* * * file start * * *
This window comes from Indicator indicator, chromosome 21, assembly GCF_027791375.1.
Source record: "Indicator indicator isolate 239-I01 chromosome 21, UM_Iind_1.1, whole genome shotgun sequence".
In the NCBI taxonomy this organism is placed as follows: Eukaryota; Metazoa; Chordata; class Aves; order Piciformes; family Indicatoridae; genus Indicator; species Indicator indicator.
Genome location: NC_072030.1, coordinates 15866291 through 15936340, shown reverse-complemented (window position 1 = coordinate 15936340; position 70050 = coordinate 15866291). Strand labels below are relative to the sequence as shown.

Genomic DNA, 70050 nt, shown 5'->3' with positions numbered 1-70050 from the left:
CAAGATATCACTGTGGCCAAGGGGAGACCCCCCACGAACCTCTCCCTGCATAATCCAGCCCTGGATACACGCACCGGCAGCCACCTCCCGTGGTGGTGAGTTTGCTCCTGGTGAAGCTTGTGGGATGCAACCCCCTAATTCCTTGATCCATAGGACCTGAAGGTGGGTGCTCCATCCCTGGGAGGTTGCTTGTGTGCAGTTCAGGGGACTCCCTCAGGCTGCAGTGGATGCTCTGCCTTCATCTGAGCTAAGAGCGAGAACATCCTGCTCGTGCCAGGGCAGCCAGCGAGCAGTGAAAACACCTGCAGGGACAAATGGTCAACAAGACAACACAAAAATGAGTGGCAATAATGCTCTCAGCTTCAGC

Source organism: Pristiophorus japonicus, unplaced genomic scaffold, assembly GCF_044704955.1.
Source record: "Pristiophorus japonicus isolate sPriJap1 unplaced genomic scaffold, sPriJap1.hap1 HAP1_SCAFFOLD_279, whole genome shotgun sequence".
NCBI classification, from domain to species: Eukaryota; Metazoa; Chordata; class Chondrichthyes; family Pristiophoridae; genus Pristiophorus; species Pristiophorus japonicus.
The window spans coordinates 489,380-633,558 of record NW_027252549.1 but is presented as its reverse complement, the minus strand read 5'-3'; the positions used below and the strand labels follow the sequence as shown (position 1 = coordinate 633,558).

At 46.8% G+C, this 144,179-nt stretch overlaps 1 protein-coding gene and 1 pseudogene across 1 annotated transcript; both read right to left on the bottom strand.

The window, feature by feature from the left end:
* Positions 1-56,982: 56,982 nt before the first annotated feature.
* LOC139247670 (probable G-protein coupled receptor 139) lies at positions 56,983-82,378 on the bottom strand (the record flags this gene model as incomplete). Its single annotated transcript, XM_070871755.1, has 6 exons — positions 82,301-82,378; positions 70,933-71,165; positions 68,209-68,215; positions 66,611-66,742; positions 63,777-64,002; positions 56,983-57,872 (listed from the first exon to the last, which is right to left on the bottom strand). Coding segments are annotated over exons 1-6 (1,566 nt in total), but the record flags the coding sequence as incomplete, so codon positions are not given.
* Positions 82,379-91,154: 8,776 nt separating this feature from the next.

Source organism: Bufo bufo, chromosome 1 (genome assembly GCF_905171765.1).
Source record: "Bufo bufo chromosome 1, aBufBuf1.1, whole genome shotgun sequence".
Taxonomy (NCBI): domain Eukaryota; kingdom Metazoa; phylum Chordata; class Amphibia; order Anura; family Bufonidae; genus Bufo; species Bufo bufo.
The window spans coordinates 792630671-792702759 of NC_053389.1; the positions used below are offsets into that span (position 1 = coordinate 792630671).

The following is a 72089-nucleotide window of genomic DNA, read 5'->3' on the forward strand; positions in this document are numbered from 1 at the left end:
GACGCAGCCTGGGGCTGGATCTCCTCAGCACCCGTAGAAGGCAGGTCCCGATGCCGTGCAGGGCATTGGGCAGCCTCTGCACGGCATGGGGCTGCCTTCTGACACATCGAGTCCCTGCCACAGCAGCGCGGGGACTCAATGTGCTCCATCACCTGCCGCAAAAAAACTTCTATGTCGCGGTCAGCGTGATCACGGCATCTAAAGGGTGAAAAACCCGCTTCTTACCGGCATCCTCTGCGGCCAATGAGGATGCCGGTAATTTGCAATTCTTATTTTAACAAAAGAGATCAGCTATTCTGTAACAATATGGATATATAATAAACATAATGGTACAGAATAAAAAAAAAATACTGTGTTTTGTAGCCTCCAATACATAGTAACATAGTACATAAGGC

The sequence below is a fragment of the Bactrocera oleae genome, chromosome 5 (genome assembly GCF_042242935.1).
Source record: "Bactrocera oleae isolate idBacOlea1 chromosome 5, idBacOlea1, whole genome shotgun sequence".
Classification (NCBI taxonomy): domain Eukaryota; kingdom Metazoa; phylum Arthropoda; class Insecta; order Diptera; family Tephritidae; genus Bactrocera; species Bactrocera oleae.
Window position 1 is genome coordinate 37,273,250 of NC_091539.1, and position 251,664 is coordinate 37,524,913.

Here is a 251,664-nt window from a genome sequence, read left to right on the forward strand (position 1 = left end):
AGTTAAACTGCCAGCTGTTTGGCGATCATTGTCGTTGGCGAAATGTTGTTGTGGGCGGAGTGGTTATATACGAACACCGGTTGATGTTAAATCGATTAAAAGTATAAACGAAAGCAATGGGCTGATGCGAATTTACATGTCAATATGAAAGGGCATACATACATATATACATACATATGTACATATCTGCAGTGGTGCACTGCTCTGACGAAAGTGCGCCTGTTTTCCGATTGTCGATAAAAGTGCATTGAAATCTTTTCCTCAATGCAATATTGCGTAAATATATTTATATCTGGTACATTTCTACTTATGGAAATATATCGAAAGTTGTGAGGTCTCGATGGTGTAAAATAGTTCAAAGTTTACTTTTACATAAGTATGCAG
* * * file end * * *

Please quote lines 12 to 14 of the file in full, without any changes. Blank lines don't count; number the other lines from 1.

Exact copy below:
The window, feature by feature from the left end:
* Positions 1-56,982: 56,982 nt before the first annotated feature.
* LOC139247670 (probable G-protein coupled receptor 139) lies at positions 56,983-82,378 on the bottom strand (the record flags this gene model as incomplete). Its single annotated transcript, XM_070871755.1, has 6 exons — positions 82,301-82,378; positions 70,933-71,165; positions 68,209-68,215; positions 66,611-66,742; positions 63,777-64,002; positions 56,983-57,872 (listed from the first exon to the last, which is right to left on the bottom strand). Coding segments are annotated over exons 1-6 (1,566 nt in total), but the record flags the coding sequence as incomplete, so codon positions are not given.